ER rates soar as toddlers ingest pot, french study finds
(HealthDay)—Emergency room admissions for toddlers accidentally intoxicated by marijuana increased 133 percent over a decade in France, a new study finds.
With more states legalizing medical and recreational use of marijuana, U.S. experts say the French findings are highly relevant in the United States as well.
"The data was pretty concerning, but certainly not surprising," said Dr. Allen Dozor, who wasn't involved in the research. He directs the Children's Environmental Health Center of the Hudson Valley in Valhalla, N.Y.
"There's more cannabis [marijuana] around and what have we learned? Again, for the thousandth time, young children are incredibly sensitive to toxins," Dozor added. "As drugs go, cannabis is pretty well-tolerated, but not in a kid who's a year old."
Cannabis use is illegal in France, but it is still the highest drug-consuming country in Europe, according to study documents. Users are mainly young adults and teenagers. Much of the supply is in resin form typically resembling small, olive-shaped pellets and manufactured in higher concentrations in recent years, the study authors said.
Researchers, led by Dr. Isabelle Claudet from Children's Hospital at the University of Toulouse, analyzed records on 235 children under age 6 admitted to 24 pediatric emergency rooms in France for cannabis intoxication between 2004 and 2014.
Of the 235, more than 70 percent were under 18 months old.
Fourteen of the 235 were diagnosed with respiratory failure, eight required ventilation for a day, and 38 were in a coma.
Between 2013 and 2014 alone, the number of severe cases seen in children increased fourfold.
The main place for intoxication was the parents' home.
The skyrocketing admission rates for cannabis intoxication over the study period coincided with increased THC concentration—the active ingredient in marijuana—in resin seized in France, the study authors said.
Other forms of cannabis the children consumed included joints and edible pot products such as cakes, cookies or candy.
Over the same time period, the study authors noted, cannabis exposure-related calls to French poison control centers increased 312 percent.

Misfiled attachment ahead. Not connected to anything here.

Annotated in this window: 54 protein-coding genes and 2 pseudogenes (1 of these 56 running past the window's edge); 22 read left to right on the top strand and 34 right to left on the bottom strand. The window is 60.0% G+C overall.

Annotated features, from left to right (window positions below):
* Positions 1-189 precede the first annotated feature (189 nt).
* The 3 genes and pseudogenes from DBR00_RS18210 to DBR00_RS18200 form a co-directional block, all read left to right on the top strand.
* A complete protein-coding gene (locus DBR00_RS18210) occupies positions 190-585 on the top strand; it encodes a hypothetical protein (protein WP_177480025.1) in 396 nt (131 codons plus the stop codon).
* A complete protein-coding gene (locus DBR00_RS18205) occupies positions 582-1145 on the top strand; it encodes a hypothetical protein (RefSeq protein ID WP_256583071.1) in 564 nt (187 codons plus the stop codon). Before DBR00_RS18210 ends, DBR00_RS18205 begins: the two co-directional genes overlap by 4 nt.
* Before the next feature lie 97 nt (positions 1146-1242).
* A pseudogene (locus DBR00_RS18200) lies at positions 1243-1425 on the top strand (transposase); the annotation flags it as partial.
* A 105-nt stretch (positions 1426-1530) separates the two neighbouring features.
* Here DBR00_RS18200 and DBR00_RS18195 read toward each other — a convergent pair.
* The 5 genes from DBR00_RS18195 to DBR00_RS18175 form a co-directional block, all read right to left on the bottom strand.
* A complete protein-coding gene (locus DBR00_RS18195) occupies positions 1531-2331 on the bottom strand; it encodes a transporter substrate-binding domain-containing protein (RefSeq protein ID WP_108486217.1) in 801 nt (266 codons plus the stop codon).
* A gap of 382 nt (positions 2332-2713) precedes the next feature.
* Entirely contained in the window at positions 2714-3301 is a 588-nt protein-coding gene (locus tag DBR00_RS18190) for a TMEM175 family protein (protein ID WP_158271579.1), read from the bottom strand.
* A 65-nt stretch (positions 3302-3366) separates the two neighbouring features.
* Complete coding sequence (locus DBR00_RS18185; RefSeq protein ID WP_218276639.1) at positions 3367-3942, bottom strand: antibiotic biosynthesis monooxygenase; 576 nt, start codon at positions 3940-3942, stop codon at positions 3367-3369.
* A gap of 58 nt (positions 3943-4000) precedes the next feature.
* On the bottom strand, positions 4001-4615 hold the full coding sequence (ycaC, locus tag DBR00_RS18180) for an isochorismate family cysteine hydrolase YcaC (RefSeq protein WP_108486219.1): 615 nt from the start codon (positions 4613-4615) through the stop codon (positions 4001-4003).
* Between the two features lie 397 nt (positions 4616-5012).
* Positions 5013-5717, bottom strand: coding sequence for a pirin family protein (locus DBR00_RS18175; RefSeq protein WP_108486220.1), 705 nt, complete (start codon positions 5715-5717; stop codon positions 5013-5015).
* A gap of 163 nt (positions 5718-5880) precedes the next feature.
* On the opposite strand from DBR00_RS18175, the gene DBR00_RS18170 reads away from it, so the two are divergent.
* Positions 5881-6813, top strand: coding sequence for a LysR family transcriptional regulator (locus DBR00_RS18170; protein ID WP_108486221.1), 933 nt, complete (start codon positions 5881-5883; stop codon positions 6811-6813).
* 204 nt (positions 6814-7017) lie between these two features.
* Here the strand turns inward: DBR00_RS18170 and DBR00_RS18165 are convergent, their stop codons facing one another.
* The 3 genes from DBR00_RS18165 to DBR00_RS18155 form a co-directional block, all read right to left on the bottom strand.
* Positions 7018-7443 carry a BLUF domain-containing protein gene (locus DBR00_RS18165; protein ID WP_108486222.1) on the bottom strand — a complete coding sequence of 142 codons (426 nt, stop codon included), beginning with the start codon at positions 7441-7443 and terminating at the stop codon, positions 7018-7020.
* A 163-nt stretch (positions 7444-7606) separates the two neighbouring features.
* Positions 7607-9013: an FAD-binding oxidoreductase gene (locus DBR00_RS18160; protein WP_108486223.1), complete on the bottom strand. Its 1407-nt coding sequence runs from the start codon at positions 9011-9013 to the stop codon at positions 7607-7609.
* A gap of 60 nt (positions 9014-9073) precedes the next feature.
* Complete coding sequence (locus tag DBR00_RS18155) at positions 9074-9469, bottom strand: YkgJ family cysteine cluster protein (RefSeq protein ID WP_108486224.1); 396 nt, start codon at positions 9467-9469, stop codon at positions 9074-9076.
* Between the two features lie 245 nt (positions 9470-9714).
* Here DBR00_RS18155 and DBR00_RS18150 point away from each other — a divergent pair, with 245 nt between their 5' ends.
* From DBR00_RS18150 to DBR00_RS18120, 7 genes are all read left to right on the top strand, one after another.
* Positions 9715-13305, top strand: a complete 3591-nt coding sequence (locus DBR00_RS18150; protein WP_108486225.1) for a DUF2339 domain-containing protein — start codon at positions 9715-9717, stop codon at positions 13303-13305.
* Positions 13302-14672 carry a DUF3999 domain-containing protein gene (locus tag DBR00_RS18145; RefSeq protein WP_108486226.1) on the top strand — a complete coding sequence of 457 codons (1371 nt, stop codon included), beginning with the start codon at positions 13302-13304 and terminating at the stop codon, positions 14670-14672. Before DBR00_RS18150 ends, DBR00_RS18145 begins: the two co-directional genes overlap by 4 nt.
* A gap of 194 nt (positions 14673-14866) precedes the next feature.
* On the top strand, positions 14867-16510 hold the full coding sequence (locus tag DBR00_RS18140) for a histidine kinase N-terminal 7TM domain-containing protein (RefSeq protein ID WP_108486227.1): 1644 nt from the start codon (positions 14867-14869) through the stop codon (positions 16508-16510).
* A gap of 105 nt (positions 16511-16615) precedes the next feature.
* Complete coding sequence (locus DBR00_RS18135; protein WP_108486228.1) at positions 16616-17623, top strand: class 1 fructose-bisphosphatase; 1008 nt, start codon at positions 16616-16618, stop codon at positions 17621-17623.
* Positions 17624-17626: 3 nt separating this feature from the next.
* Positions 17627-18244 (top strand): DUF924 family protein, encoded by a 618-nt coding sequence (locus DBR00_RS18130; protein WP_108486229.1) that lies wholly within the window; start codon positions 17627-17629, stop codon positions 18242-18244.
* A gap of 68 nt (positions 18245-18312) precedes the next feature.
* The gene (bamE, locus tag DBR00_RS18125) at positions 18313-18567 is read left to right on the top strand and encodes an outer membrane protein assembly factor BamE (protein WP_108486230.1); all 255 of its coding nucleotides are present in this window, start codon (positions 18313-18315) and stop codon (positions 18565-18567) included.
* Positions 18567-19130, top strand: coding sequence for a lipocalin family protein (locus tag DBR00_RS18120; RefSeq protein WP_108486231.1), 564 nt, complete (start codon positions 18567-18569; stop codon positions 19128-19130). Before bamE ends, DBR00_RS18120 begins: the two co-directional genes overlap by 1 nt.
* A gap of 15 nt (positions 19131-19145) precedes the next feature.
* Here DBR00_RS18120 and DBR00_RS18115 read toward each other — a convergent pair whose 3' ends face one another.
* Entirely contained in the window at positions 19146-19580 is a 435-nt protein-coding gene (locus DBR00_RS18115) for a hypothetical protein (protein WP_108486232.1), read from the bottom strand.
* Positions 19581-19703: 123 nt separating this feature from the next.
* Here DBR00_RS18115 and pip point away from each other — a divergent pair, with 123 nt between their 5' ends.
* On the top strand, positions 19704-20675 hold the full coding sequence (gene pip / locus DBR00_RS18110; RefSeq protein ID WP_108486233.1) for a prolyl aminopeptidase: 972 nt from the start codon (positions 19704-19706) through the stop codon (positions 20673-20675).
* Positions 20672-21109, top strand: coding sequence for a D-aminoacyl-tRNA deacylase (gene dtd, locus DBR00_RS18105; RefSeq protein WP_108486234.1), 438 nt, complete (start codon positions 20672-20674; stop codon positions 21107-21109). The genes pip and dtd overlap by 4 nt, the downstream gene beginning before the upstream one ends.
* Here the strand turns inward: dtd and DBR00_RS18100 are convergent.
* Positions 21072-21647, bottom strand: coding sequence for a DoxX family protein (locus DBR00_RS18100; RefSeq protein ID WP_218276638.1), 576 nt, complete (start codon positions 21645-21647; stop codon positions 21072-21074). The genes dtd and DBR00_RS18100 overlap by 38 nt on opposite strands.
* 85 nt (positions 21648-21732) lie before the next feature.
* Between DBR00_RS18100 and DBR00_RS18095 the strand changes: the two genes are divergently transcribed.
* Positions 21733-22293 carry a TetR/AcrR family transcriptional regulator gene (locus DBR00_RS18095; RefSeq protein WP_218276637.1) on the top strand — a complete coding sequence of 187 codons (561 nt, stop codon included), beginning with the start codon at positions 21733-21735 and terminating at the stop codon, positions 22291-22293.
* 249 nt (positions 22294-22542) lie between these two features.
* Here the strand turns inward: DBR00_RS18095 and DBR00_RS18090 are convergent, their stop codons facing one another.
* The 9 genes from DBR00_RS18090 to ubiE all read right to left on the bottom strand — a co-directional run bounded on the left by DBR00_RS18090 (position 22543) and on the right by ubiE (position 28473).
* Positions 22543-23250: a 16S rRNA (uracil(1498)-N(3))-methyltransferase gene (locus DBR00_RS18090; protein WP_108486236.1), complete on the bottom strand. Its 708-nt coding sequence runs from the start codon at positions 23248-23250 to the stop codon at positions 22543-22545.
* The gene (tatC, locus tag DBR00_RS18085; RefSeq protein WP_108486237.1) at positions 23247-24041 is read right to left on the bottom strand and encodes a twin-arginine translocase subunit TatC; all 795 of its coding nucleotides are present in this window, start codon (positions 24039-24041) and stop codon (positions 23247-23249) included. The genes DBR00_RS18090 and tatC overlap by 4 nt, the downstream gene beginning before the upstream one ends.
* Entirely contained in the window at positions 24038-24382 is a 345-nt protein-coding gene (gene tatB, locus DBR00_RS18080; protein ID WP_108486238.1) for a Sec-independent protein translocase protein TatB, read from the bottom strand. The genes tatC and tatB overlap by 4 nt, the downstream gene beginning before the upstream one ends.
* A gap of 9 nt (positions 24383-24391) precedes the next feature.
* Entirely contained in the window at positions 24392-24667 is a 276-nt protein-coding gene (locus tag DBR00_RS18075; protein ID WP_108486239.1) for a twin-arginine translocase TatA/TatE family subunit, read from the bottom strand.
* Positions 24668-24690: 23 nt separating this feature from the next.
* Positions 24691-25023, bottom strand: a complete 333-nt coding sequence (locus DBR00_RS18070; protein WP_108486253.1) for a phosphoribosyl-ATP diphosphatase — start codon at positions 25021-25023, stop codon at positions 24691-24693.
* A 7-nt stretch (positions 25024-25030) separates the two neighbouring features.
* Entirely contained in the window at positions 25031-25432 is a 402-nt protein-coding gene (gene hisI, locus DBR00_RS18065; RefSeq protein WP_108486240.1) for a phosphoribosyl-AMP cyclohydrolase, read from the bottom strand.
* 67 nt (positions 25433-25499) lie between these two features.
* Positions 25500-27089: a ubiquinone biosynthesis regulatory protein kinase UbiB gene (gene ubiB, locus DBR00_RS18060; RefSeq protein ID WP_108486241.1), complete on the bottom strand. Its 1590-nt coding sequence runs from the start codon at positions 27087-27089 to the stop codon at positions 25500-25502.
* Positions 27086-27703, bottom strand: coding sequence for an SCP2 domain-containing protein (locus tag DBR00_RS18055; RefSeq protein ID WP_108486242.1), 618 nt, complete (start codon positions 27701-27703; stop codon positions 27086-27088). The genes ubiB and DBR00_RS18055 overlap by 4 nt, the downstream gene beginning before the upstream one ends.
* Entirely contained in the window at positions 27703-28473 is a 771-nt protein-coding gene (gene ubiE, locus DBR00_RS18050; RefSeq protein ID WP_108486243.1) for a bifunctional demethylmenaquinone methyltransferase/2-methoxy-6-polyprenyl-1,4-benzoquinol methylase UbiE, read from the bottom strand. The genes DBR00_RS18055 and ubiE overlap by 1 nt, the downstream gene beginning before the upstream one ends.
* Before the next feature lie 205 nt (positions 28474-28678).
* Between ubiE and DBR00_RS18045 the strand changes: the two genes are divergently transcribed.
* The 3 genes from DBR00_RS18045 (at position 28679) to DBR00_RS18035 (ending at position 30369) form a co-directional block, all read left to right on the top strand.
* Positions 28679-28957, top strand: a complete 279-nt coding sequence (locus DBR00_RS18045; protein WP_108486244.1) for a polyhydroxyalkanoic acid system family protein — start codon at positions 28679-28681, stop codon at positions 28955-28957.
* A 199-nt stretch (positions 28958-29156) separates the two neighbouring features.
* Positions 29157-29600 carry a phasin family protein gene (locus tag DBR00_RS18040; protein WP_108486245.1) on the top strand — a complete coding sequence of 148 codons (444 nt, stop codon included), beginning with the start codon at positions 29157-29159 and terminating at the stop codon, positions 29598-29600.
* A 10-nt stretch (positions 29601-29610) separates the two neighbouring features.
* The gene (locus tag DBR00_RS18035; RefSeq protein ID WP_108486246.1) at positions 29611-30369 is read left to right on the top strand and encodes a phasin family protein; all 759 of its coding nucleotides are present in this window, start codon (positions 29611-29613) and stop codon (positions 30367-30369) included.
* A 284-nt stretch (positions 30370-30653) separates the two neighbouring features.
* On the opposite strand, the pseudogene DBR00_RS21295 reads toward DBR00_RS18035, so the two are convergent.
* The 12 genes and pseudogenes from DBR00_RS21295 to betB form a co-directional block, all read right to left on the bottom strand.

In addition to triggering coma, cannabis intoxication symptoms can include drowsiness, dizziness, seizures, agitation, euphoria, erratic breathing or heartbeat, and dilated pupils, according to the researchers.
"What they found is really a warning that this product has consequences," said Dr. Gary Smith. He's director of the Center for Injury Research and Policy at Nationwide Children's Hospital in Columbus, Ohio, and wasn't involved in the research.
"With a low body weight, what's a relatively small ingestion for an adult can have serious consequences for kids," Smith added.
Smith authored related 2016 research from the United States showing, among other findings, that the rate of marijuana exposure in children under 6 was nearly three times higher in states where marijuana use was legalized compared to states where it was illegal.
More than half of U.S. states and the District of Columbia have legalized marijuana for medical and/or recreational purposes, many in just the last several years.
"With more states moving toward legalization, we can expect there to be more exposures," Smith said. "We know ... this will continue to happen, and the important thing to remember is young kids are going to be exposed more. There have to be provisions in laws requiring child-resistant containers and standards for what child-resistant means."
Dozor noted that accidental alcohol intoxication in young children occurs at least as often as pot intoxication.
"It's certainly similar to that, or to getting into their parents' prescription drugs," he said.
Accidental drug poisonings among children aren't limited to pot or alcohol. Last year, research in the journal JAMA Pediatrics indicated that the number of children and teens hospitalized for overdosing on opioid painkillers spiked nearly threefold in recent years. Most of the painkiller poisonings in children under 10 were accidental.
U.S. experts agreed that increased efforts are needed to regulate cannabis-related products nationally, including clearer labeling systems and packaging that is less appealing to children.
"We also need to think about setting limits on the doses of THC in these products as they become more commercially available," said Dr. Thomas Jacob, an assistant professor of pediatrics at UCLA Mattel Children's Hospital in Los Angeles.
"If parents do use cannabis-related products, please keep [them] securely locked away from the reach of children at all times and away from other places where you store food and supplies, as edibles can easily be mistaken for treats," Jacob said.
Dozor suggested parents "take a preventive look" around their homes each day to envision what their children might also be able to spot and reach.
Additionally, Dozor said, "My message to ER physicians and first responders is to think about [marijuana intoxication] if a child is sleepy or drowsy or in a coma or having seizures. It's absolutely predictable this would occur."
The new study appears online Aug. 14 in the journal Pediatrics.
More information: Gary Smith, M.D., director, Center for Injury Research and Policy, Nationwide Children's Hospital, Columbus, Ohio; Allen Dozor, M.D., Dr.P.H., director, Children's Environmental Health Center of the Hudson Valley, and chief, pediatric pulmonology, allergy, immunology and sleep medicine, Boston Children's Health Physicians, Valhalla, N.Y.; Thomas Jacob, M.D., assistant professor, pediatrics, UCLA Mattel Children's Hospital, Los Angeles; Aug. 14, 2017, Pediatrics, online
The U.S. Centers for Disease Control and Prevention offers tips to prevent accidental poisoning in kids.
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